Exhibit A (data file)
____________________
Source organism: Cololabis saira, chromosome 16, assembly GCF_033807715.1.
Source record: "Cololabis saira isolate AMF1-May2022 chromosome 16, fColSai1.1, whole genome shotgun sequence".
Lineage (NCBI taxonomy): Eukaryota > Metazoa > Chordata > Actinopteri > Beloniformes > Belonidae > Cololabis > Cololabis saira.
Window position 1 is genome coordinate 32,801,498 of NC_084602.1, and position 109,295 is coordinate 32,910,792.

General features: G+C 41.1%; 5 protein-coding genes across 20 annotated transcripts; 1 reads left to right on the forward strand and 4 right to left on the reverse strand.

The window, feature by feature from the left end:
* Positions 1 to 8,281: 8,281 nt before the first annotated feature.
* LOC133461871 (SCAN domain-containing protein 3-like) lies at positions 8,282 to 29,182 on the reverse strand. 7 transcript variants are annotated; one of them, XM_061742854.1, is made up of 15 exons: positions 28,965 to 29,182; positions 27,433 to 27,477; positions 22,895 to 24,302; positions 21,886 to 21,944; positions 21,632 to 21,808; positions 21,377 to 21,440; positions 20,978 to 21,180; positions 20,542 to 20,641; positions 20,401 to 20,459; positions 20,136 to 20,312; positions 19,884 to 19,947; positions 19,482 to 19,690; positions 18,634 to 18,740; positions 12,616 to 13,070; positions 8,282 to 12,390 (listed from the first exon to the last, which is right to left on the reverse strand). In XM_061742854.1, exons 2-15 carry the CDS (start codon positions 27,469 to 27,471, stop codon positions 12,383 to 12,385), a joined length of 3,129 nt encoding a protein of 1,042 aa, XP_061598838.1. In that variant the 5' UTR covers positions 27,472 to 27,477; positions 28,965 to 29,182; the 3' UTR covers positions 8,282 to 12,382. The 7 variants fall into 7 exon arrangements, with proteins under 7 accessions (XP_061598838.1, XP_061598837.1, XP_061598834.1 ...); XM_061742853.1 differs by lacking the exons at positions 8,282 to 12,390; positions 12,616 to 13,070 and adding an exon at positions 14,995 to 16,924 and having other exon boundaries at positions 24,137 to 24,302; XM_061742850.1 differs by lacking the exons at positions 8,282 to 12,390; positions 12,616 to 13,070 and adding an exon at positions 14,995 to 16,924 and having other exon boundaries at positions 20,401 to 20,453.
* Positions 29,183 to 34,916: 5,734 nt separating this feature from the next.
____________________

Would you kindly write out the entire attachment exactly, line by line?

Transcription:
Source organism: Cololabis saira, chromosome 16, assembly GCF_033807715.1.
Source record: "Cololabis saira isolate AMF1-May2022 chromosome 16, fColSai1.1, whole genome shotgun sequence".
Lineage (NCBI taxonomy): Eukaryota > Metazoa > Chordata > Actinopteri > Beloniformes > Belonidae > Cololabis > Cololabis saira.
Window position 1 is genome coordinate 32,801,498 of NC_084602.1, and position 109,295 is coordinate 32,910,792.

General features: G+C 41.1%; 5 protein-coding genes across 20 annotated transcripts; 1 reads left to right on the forward strand and 4 right to left on the reverse strand.

The window, feature by feature from the left end:
* Positions 1 to 8,281: 8,281 nt before the first annotated feature.
* LOC133461871 (SCAN domain-containing protein 3-like) lies at positions 8,282 to 29,182 on the reverse strand. 7 transcript variants are annotated; one of them, XM_061742854.1, is made up of 15 exons: positions 28,965 to 29,182; positions 27,433 to 27,477; positions 22,895 to 24,302; positions 21,886 to 21,944; positions 21,632 to 21,808; positions 21,377 to 21,440; positions 20,978 to 21,180; positions 20,542 to 20,641; positions 20,401 to 20,459; positions 20,136 to 20,312; positions 19,884 to 19,947; positions 19,482 to 19,690; positions 18,634 to 18,740; positions 12,616 to 13,070; positions 8,282 to 12,390 (listed from the first exon to the last, which is right to left on the reverse strand). In XM_061742854.1, exons 2-15 carry the CDS (start codon positions 27,469 to 27,471, stop codon positions 12,383 to 12,385), a joined length of 3,129 nt encoding a protein of 1,042 aa, XP_061598838.1. In that variant the 5' UTR covers positions 27,472 to 27,477; positions 28,965 to 29,182; the 3' UTR covers positions 8,282 to 12,382. The 7 variants fall into 7 exon arrangements, with proteins under 7 accessions (XP_061598838.1, XP_061598837.1, XP_061598834.1 ...); XM_061742853.1 differs by lacking the exons at positions 8,282 to 12,390; positions 12,616 to 13,070 and adding an exon at positions 14,995 to 16,924 and having other exon boundaries at positions 24,137 to 24,302; XM_061742850.1 differs by lacking the exons at positions 8,282 to 12,390; positions 12,616 to 13,070 and adding an exon at positions 14,995 to 16,924 and having other exon boundaries at positions 20,401 to 20,453.
* Positions 29,183 to 34,916: 5,734 nt separating this feature from the next.